Assemblies loaded in PowerShell

A question in the newsgroups about using Windows Forms with PowerShell got me thinking about what assemblies are actually loaded by PowerShell.  As I load a number of extra snapins in my profile I decided to step through them and see what extras are loaded

Starting with a pure PowerShell load with no extras we get this

PS> Get-PSSnapin

Name        : Microsoft.PowerShell.Core
PSVersion   : 1.0
Description : This Windows PowerShell snap-in contains Windows PowerShell management cmdlets used to manage components
              of Windows PowerShell.

Name        : Microsoft.PowerShell.Host
PSVersion   : 1.0
Description : This Windows PowerShell snap-in contains cmdlets used by the Windows PowerShell host.

Name        : Microsoft.PowerShell.Management
PSVersion   : 1.0
Description : This Windows PowerShell snap-in contains management cmdlets used to manage Windows components.

Name        : Microsoft.PowerShell.Security
PSVersion   : 1.0
Description : This Windows PowerShell snap-in contains cmdlets to manage Windows PowerShell security.

Name        : Microsoft.PowerShell.Utility
PSVersion   : 1.0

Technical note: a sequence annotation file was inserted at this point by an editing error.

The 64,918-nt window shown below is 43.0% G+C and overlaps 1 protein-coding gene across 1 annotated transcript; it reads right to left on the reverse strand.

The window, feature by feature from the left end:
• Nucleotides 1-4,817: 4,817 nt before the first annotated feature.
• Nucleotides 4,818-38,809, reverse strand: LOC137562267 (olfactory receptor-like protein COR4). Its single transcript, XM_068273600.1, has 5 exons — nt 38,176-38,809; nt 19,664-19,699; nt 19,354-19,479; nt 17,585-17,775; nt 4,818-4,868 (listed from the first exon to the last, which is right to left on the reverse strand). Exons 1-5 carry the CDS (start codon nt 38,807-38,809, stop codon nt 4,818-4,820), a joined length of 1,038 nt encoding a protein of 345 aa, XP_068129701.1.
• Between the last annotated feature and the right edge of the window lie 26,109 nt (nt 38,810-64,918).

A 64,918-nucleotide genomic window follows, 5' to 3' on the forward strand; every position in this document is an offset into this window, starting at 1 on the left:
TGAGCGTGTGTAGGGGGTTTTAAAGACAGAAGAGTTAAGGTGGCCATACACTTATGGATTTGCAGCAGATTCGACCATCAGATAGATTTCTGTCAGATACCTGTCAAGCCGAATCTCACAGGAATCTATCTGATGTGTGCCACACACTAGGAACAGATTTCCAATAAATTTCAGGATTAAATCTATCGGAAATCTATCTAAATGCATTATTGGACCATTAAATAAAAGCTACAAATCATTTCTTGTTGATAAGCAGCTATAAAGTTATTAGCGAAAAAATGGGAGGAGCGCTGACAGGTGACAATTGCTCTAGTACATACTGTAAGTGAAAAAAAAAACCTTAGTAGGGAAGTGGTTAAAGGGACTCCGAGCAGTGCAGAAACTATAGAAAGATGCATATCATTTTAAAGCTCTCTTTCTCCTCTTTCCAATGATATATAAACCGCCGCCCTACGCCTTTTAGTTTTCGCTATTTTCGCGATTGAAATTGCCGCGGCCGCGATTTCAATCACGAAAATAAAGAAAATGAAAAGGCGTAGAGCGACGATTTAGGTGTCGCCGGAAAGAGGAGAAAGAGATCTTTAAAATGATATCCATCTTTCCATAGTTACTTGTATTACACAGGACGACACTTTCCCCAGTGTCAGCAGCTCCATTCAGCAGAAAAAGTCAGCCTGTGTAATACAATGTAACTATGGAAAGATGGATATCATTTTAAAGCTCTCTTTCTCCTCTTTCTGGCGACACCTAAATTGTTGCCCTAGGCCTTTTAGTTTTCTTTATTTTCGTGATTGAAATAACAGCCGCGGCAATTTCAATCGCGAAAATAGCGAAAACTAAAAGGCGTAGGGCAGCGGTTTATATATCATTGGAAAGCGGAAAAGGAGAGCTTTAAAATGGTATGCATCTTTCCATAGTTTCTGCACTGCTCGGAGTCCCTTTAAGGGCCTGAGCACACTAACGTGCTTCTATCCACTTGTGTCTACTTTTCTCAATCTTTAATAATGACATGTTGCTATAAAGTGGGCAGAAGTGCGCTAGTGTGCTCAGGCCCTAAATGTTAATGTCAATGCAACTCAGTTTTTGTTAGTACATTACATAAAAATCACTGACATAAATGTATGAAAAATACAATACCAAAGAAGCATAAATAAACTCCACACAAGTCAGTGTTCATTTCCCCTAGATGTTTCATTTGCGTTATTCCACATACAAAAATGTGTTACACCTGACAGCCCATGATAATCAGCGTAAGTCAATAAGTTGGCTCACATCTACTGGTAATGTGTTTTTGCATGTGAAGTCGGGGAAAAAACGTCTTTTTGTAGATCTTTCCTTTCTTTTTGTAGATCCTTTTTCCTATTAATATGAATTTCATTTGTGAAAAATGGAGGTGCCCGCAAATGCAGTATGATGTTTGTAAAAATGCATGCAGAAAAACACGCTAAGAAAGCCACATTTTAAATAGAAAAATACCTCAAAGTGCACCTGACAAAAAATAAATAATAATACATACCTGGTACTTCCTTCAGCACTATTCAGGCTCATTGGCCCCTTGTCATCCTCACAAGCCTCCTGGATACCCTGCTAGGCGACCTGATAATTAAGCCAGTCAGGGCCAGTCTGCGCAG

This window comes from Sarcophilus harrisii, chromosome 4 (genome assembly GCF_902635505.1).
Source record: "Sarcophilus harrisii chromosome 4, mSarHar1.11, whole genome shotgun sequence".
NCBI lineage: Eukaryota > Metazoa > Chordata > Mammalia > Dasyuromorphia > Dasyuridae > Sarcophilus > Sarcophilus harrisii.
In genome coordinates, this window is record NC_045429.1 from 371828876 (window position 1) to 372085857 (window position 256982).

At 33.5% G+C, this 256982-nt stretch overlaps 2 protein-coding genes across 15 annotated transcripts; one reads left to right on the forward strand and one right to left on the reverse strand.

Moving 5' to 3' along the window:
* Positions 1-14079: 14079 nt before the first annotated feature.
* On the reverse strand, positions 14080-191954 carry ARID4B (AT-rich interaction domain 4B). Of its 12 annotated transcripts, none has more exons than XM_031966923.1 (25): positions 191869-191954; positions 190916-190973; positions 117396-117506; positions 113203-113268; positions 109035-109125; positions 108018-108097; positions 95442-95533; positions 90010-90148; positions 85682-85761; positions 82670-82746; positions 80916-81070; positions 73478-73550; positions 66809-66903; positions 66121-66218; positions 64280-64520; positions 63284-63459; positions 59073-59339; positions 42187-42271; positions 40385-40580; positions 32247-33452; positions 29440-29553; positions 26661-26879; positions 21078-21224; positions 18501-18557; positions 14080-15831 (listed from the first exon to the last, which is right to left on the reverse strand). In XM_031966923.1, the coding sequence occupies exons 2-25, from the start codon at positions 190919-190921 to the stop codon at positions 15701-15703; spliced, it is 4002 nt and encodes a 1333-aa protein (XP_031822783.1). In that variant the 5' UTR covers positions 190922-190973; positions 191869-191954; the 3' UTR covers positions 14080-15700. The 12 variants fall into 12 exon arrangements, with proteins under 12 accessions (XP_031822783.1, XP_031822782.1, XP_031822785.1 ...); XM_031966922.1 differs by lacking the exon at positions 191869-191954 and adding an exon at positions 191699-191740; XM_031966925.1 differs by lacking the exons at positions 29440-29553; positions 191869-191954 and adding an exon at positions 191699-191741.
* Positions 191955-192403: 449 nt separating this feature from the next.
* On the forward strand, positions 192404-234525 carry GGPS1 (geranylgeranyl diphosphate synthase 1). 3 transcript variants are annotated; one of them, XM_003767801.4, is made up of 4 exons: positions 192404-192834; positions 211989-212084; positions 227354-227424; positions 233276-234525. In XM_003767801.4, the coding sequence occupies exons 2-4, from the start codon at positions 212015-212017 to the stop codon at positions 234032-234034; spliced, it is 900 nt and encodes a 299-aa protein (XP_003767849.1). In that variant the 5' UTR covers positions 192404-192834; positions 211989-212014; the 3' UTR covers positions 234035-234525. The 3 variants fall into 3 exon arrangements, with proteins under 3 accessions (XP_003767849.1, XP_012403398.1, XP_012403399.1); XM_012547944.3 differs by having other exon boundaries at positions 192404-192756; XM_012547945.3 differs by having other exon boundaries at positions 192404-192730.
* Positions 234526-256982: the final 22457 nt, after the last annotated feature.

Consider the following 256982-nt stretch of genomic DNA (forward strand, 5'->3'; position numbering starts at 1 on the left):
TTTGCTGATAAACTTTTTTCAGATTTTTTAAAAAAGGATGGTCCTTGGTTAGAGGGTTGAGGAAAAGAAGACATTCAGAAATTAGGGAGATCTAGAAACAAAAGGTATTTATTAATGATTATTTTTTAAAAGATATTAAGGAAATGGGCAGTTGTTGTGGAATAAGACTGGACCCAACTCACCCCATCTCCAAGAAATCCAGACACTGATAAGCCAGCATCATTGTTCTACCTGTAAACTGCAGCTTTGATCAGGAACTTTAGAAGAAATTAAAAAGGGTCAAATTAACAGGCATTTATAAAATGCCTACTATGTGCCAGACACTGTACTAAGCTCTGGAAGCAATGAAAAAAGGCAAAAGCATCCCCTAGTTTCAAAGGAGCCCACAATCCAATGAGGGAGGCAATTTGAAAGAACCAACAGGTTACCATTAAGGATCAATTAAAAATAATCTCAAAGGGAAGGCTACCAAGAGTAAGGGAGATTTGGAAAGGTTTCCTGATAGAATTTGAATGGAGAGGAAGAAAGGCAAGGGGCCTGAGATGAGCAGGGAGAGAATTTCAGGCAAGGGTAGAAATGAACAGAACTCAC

Description : This Windows PowerShell snap-in contains utility Cmdlets used to manipulate data.

PS> [appdomain]::currentdomain.getassemblies() | sort -property fullname | format-table fullname

FullName
——–
Microsoft.PowerShell.Commands.Management, Version=1.0.0.0, Culture=neutral, PublicKeyToken=31bf3856ad364e35
Microsoft.PowerShell.Commands.Utility, Version=1.0.0.0, Culture=neutral, PublicKeyToken=31bf3856ad364e35
Microsoft.PowerShell.ConsoleHost, Version=1.0.0.0, Culture=neutral, PublicKeyToken=31bf3856ad364e35
Microsoft.PowerShell.Security, Version=1.0.0.0, Culture=neutral, PublicKeyToken=31bf3856ad364e35
mscorlib, Version=2.0.0.0, Culture=neutral, PublicKeyToken=b77a5c561934e089
System, Version=2.0.0.0, Culture=neutral, PublicKeyToken=b77a5c561934e089
System.Configuration.Install, Version=2.0.0.0, Culture=neutral, PublicKeyToken=b03f5f7f11d50a3a
System.Data, Version=2.0.0.0, Culture=neutral, PublicKeyToken=b77a5c561934e089
System.DirectoryServices, Version=2.0.0.0, Culture=neutral, PublicKeyToken=b03f5f7f11d50a3a
System.Management, Version=2.0.0.0, Culture=neutral, PublicKeyToken=b03f5f7f11d50a3a
System.Management.Automation, Version=1.0.0.0, Culture=neutral, PublicKeyToken=31bf3856ad364e35
System.Xml, Version=2.0.0.0, Culture=neutral, PublicKeyToken=b77a5c561934e089